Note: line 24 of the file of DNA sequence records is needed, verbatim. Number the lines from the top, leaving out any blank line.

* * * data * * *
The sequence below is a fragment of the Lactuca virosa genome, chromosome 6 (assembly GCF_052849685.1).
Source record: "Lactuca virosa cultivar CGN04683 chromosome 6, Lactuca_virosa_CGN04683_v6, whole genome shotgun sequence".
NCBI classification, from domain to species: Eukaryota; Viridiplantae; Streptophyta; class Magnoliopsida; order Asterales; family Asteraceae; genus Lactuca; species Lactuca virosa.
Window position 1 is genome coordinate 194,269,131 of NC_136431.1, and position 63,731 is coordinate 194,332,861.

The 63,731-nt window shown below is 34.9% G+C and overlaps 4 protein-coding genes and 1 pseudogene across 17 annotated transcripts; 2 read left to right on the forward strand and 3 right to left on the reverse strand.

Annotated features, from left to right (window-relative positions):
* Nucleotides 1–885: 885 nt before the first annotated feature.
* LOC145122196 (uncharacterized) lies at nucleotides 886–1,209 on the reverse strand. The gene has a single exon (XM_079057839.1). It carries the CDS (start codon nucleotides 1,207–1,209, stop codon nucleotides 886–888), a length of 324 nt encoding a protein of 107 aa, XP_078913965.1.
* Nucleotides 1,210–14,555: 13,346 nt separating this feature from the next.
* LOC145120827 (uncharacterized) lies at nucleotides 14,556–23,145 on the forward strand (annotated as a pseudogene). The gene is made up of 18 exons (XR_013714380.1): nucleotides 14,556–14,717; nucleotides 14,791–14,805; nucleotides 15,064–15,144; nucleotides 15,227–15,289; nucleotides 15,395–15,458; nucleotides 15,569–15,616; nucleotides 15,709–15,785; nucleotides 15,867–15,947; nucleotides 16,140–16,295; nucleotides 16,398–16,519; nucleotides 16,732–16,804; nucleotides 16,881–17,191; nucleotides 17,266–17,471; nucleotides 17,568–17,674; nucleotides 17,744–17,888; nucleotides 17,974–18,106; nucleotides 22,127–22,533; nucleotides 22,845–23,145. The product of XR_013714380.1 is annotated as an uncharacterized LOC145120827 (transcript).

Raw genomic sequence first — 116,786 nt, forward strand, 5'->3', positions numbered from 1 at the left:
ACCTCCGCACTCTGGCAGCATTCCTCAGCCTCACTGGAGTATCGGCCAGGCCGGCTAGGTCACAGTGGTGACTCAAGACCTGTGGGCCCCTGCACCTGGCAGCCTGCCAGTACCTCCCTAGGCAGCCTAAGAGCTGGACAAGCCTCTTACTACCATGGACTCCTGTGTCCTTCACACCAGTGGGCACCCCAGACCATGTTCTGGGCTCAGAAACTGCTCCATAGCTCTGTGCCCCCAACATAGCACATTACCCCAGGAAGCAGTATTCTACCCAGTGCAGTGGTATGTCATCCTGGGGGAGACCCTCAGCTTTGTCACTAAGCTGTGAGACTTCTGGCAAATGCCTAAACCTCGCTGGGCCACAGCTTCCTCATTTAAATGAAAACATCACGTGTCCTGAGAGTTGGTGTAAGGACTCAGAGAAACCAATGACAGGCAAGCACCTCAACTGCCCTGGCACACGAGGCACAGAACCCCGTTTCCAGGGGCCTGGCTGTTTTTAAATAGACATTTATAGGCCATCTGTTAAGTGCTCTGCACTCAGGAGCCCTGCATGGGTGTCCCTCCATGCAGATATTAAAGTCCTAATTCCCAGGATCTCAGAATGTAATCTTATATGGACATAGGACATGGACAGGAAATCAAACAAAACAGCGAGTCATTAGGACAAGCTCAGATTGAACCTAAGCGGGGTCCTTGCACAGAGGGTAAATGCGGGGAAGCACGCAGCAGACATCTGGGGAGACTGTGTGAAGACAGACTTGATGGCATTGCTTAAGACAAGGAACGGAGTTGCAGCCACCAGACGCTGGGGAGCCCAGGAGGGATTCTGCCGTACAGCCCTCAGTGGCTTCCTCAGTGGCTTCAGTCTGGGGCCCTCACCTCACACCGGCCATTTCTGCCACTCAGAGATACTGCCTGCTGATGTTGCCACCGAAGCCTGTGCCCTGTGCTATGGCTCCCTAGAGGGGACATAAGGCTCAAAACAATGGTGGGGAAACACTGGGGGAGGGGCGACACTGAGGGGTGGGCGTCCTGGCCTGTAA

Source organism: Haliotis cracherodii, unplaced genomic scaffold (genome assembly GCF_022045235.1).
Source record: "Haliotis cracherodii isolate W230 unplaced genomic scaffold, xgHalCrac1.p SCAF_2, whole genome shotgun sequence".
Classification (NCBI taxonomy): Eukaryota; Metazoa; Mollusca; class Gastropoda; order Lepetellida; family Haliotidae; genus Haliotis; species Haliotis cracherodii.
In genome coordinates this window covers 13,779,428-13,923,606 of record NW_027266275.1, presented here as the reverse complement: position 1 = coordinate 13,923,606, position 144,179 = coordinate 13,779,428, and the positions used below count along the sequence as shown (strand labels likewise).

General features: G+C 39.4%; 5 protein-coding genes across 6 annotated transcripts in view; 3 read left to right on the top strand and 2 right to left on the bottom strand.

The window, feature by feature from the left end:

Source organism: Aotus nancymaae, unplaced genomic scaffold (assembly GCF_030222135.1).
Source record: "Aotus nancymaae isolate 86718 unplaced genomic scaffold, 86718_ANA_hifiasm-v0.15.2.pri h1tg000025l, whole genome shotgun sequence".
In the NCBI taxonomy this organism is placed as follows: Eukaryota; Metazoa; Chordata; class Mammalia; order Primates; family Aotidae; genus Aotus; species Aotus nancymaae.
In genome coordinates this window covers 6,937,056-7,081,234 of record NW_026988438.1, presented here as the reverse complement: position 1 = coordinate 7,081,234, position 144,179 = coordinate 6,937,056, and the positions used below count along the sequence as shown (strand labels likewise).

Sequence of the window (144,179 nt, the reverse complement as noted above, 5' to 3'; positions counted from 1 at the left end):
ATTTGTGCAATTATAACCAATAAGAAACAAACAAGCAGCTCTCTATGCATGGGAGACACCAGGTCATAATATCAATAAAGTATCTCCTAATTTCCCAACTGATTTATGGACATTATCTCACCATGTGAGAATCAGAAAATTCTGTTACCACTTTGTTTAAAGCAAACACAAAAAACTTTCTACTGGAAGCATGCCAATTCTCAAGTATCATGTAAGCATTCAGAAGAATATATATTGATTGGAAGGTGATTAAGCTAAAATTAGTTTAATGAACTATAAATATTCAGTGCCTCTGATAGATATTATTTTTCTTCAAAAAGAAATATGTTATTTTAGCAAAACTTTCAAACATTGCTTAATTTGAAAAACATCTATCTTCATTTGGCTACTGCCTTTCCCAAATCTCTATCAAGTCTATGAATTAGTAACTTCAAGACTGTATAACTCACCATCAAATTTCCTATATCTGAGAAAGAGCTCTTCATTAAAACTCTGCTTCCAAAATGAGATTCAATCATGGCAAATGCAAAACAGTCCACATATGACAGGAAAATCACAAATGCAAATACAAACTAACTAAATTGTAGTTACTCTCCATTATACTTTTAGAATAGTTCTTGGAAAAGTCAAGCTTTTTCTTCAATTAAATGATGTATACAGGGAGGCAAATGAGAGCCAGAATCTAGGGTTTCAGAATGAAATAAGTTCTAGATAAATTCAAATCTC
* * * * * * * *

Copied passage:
ATTTGTGCAATTATAACCAATAAGAAACAAACAAGCAGCTCTCTATGCATGGGAGACACCAGGTCATAATATCAATAAAGTATCTCCTAATTTCCCAACTGATTTATGGACATTATCTCACCATGTGAGAATCAGAAAATTCTGTTACCACTTTGTTTAAAGCAAACACAAAAAACTTTCTACTGGAAGCATGCCAATTCTCAAGTATCATGTAAGCATTCAGAAGAATATATATTGATTGGAAGGTGATTAAGCTAAAATTAGTTTAATGAACTATAAATATTCAGTGCCTCTGATAGATATTATTTTTCTTCAAAAAGAAATATGTTATTTTAGCAAAACTTTCAAACATTGCTTAATTTGAAAAACATCTATCTTCATTTGGCTACTGCCTTTCCCAAATCTCTATCAAGTCTATGAATTAGTAACTTCAAGACTGTATAACTCACCATCAAATTTCCTATATCTGAGAAAGAGCTCTTCATTAAAACTCTGCTTCCAAAATGAGATTCAATCATGGCAAATGCAAAACAGTCCACATATGACAGGAAAATCACAAATGCAAATACAAACTAACTAAATTGTAGTTACTCTCCATTATACTTTTAGAATAGTTCTTGGAAAAGTCAAGCTTTTTCTTCAATTAAATGATGTATACAGGGAGGCAAATGAGAGCCAGAATCTAGGGTTTCAGAATGAAATAAGTTCTAGATAAATTCAAATCTC